Also, despite the clock speed similarities, in our tests the BeagleBone ran about twice as fast as the Raspberry Pi. And perhaps most counterintuitive, the Arduino was right in the mix as far as performance goes as well, at least for a beginner. The reason for this is that the Raspberry Pi and BeagleBone both run the Linux operating system. This fancy software makes these systems into tiny computers which are capable of running multiple programs at the same time and being programmed in many different languages. The Arduino is very simple in design. It can run one program at a time and it programmed in low level C++.
An interesting feature of the BeagleBone and the Raspberry Pi is that they run off of a flash memory card (SD Card in the case of Raspberry Pi and MicroSD Card in the case of BeagleBone). What this means is that you can give these boards a brain transplant just by swapping the memory card. You can have multiple configurations and setups on different cards and when you swap cards, you’ll be right where you left off with that particular project. Since both of these boards are fairly sophisticated, it even means that you can easily change operating systems just by creating different cards to swap in.
Choosing a Platform
So why would you choose one platform over the other?
For the beginner, we recommend the Arduino. It has the largest community of users, the most tutorials and sample projects and is simplest to interface to external hardware. There are more ways to learn about Arduino for beginners than you can shake a soldering iron at.
The boards are designed to easily interface with a wide variety of sensors and effectors without and external circuitry, so you don’t need to know much about electronics at all to get started. If you haven’t played with these before, get one (they’re inexpensive) and try it. It can be a really great experience.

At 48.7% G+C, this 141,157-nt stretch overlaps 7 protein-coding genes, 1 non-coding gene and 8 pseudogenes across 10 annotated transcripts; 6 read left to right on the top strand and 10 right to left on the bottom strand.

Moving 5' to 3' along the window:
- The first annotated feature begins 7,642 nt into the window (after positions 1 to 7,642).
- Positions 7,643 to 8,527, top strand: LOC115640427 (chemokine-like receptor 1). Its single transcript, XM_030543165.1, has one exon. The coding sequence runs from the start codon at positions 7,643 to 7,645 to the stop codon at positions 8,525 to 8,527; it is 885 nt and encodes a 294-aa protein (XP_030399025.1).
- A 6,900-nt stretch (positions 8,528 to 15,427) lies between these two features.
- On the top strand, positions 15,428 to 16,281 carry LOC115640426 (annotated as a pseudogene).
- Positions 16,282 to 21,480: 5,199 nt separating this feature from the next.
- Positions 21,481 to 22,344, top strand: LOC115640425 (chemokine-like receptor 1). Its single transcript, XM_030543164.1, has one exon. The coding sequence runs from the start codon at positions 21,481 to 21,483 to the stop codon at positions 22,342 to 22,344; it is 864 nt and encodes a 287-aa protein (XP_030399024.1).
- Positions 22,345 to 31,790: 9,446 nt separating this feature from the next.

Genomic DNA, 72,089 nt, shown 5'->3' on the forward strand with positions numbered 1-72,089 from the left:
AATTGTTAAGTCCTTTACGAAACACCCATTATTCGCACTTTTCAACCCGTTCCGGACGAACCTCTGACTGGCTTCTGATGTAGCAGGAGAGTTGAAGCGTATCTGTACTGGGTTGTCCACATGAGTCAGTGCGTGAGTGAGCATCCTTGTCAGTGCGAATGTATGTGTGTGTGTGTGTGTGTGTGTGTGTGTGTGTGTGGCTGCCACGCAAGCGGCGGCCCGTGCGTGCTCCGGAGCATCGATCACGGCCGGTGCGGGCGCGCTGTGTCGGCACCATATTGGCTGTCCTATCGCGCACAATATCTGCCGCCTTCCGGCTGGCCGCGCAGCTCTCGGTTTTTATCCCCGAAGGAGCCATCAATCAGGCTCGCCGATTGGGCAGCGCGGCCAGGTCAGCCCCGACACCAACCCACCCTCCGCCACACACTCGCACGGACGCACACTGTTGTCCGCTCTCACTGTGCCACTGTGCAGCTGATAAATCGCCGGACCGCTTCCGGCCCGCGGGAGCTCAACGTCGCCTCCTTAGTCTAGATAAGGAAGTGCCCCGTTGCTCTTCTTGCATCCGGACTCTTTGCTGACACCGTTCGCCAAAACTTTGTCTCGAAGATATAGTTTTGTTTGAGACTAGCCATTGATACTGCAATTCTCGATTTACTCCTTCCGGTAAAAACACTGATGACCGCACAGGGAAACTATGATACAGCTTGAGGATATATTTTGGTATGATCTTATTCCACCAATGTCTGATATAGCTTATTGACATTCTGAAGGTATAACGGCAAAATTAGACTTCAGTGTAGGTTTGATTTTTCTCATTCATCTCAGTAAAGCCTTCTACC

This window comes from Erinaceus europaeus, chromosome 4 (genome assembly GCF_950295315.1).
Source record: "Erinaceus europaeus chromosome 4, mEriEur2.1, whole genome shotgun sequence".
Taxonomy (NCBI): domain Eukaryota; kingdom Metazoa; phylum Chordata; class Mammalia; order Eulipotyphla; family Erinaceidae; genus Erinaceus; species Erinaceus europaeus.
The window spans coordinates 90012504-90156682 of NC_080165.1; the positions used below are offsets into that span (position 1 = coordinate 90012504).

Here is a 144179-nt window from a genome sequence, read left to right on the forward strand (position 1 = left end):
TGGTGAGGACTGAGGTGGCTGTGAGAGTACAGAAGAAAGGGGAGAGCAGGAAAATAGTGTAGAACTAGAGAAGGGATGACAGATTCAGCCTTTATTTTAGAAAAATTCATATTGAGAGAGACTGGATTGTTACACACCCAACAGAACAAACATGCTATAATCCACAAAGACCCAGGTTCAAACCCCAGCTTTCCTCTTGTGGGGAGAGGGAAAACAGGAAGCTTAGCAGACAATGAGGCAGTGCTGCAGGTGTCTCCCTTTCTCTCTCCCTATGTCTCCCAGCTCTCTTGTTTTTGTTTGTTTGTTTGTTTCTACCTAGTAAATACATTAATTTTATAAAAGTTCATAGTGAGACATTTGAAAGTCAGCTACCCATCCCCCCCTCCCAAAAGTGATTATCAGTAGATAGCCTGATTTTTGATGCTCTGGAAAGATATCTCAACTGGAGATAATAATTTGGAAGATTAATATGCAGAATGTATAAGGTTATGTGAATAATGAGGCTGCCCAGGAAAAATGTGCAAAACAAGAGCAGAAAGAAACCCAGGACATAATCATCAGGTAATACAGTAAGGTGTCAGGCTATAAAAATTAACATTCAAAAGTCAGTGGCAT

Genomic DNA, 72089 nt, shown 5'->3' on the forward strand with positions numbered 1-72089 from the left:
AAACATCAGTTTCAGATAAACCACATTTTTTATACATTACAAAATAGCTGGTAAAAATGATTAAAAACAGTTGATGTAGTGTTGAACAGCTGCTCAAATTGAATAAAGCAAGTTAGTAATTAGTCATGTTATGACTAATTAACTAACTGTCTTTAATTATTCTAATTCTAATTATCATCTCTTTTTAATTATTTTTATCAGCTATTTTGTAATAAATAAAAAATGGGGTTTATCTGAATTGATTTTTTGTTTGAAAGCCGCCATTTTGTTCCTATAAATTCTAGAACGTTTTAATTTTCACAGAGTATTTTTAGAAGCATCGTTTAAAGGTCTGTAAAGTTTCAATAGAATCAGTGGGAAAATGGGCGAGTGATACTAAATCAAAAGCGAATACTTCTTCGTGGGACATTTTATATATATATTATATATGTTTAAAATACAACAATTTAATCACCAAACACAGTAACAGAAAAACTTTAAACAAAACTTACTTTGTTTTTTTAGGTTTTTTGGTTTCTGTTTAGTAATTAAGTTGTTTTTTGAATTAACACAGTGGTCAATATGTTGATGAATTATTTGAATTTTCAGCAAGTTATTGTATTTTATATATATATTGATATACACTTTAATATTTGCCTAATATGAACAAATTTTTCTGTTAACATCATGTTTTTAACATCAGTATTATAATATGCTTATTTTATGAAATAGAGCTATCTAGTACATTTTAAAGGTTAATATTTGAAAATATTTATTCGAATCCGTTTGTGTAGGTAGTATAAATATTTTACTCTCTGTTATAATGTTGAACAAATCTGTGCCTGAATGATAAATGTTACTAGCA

For applications minimizing size we recommend the Arduino. All three devices are similar in size, although the Raspberry Pi SD Memory card sticks out a bit making it slightly larger overall. There are so many different flavors of Arduinos it is ridiculous. Basically, what makes an Arduino an Arduino is a particular microprocessor and a little bit of software. It uses a very small, inexpensive, embedded system on a chip microprocessor from a company named Atmel. For advanced projects that need to be really small, you can buy these chips for a dollar or two and put the Arduino bootloader (a program that makes the Arduino give the Arduino its basic functions) on the chip and viola, you have an Arduino. We have done this for a few projects and it can make for a very tiny little gadget when you don’t even have a circuit board.
The BeagleBoard has a larger and more powerful big brother, the BeagleBoard, so if you may need to scale up, the BeagleBone is a good choice.
For applications that connect to the internet we recommend the BeagleBone or Raspberry Pi. Both these devices are real linux computers. They both include Ethernet interfaces and USB, so you can connect them to the network relatively painlessly. Via USB, you can connect them to wireless modules that let then connect to the internet without wires. Also, the Linux operating system has many components built-in that provide rather advanced networking capabilities.
The Arduino supports plug-in peripherals called “shields” that include the ability to connect to Ethernet, but the access to the networking functions is fairly limited. Plus by the time you buy the Ethernet shield you might as well just get one of the more advanced boards.